The following was originally shared on Facebook Live by Nic Allen, the Discipleship Pastor at our church.
We woke up to some devastating news this morning. I know this isn’t an American issue or problem, it’s bigger than that. It’s an every society human being problem. It seems like we’re interrupted daily with another tragic event. Whether it’s a natural disaster destroying homes or an act of evil expensing lives, we see it and experience it every day.
If you are a parent, you don’t just have the job of meeting this tragedy with a Godly perspective and Christ’s love, you also have the important task of framing this for the kids God has entrusted to you as a disciple maker. Several years ago, in response to the tragedy in Charleston, we composed a response to help moms and dads navigate. It’s different at each phase of childhood development. It’s a difficult job. As moms and dads, we were not signing up for simplicity. And here we are again with yet another senseless tragedy. Problem is, God has entrusted us with the lives of those who desperately need us to make sense out of the senseless. Here are four responses you can consider that might inform your choices as parents leading through tragedy.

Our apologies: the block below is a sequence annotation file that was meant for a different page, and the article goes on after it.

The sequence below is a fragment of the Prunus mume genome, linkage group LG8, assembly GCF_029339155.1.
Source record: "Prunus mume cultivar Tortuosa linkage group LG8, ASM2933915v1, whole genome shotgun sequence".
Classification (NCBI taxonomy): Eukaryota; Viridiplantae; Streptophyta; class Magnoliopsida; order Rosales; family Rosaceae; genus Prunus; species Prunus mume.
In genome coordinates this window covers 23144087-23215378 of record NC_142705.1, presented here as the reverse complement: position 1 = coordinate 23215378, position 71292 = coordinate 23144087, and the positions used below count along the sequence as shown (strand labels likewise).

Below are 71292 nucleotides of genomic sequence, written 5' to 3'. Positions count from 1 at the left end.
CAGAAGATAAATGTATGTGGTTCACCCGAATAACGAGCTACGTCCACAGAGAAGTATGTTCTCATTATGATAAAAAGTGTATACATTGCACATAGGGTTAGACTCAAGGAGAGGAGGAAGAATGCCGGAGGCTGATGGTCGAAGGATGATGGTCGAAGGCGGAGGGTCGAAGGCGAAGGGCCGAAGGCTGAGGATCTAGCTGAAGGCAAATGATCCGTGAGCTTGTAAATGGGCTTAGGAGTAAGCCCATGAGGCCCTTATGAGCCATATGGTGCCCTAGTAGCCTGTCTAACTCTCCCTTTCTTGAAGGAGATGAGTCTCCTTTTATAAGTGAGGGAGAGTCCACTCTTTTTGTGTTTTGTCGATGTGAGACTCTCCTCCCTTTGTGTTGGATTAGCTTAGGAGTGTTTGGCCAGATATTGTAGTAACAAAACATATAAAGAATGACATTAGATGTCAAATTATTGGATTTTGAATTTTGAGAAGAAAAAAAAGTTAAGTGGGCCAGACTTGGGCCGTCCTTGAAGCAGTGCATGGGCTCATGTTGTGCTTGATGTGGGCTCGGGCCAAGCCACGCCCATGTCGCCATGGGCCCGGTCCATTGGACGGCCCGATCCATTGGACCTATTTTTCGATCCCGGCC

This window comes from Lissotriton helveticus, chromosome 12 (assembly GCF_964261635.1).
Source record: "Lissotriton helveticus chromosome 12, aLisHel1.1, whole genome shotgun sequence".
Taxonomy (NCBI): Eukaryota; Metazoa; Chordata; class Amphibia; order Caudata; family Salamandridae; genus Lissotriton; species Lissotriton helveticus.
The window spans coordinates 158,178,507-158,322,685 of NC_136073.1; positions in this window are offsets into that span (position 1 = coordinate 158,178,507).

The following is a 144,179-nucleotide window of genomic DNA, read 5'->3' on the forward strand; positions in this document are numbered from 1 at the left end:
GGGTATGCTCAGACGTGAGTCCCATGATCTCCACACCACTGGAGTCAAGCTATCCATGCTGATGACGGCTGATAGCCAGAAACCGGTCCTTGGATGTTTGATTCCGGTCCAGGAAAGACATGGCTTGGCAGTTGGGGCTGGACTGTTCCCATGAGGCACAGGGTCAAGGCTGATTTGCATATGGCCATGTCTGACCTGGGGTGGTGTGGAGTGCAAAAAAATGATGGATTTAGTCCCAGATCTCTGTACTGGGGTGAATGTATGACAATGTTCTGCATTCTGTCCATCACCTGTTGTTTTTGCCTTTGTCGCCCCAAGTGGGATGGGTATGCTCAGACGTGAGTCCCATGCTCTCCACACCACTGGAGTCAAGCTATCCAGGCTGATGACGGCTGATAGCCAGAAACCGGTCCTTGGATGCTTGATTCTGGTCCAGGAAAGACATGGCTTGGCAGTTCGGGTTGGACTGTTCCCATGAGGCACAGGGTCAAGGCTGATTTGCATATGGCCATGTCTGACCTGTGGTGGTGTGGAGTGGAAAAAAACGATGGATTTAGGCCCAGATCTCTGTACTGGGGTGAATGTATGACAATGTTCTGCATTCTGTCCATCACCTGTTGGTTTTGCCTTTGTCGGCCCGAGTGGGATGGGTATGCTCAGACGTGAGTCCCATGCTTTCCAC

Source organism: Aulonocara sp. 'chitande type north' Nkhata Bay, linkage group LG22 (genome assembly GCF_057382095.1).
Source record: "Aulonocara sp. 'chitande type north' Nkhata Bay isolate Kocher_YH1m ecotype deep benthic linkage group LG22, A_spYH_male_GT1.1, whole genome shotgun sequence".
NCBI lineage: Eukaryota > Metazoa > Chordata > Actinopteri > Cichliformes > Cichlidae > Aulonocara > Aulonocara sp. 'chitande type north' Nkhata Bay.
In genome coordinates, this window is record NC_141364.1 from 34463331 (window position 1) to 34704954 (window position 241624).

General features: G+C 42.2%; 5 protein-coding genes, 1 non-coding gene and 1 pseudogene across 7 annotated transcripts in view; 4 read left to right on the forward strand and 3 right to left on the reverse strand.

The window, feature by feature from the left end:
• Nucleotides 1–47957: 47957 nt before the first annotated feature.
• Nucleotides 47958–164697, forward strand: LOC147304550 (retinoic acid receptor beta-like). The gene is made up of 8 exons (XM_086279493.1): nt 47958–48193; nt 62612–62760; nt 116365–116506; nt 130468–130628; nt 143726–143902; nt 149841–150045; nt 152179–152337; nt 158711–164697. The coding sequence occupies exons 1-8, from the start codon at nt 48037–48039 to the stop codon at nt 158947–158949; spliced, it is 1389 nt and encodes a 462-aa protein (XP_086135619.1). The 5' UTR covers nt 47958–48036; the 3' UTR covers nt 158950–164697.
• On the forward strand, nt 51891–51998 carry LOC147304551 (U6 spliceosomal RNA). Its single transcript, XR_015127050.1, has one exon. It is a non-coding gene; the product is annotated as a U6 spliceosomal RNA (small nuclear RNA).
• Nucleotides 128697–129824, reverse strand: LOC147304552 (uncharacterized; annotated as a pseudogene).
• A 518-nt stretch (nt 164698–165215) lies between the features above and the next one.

- We call the first idea Radio Silence. If your children are young enough, you just might make it through this moment without any mention of Vegas. My son Simon was only two, almost three, when a gunman took the lives of a pastor and some church members in Charleston. We didn’t talk to talk to him at all about the tragedy. He didn’t yet have the framework to understand crime, death, or even mourning. Toddlers can recognize sadness and should be allowed and encouraged to express it. As parents of young preschoolers, we want to teach our kids how to respond to sadness in others with kindness and sensitivity. This tragic event in Vegas isn’t the best place to practice that. If your preschooler sees you mourning and asks why you are sad, it’s simple to say that someone in another city was hurt and it made you sad. The next step is to tell your young child that you are going to pray for their family. Know that going radio silent with young children is a proactive parental response to protect them from information that they are not prepared to process. In certain stages and seasons, that is the right thing for a parent to do.However, assuming that you can keep this method indefinitely is naive. Begin talking with your spouse and other families about ways you intend to lead your child through tragedy. Trust me, our world is fallen. The very sad…but very true nature of the Vegas tragedy is that another one will eventually come. When it does, you might need an alternative to radio silence.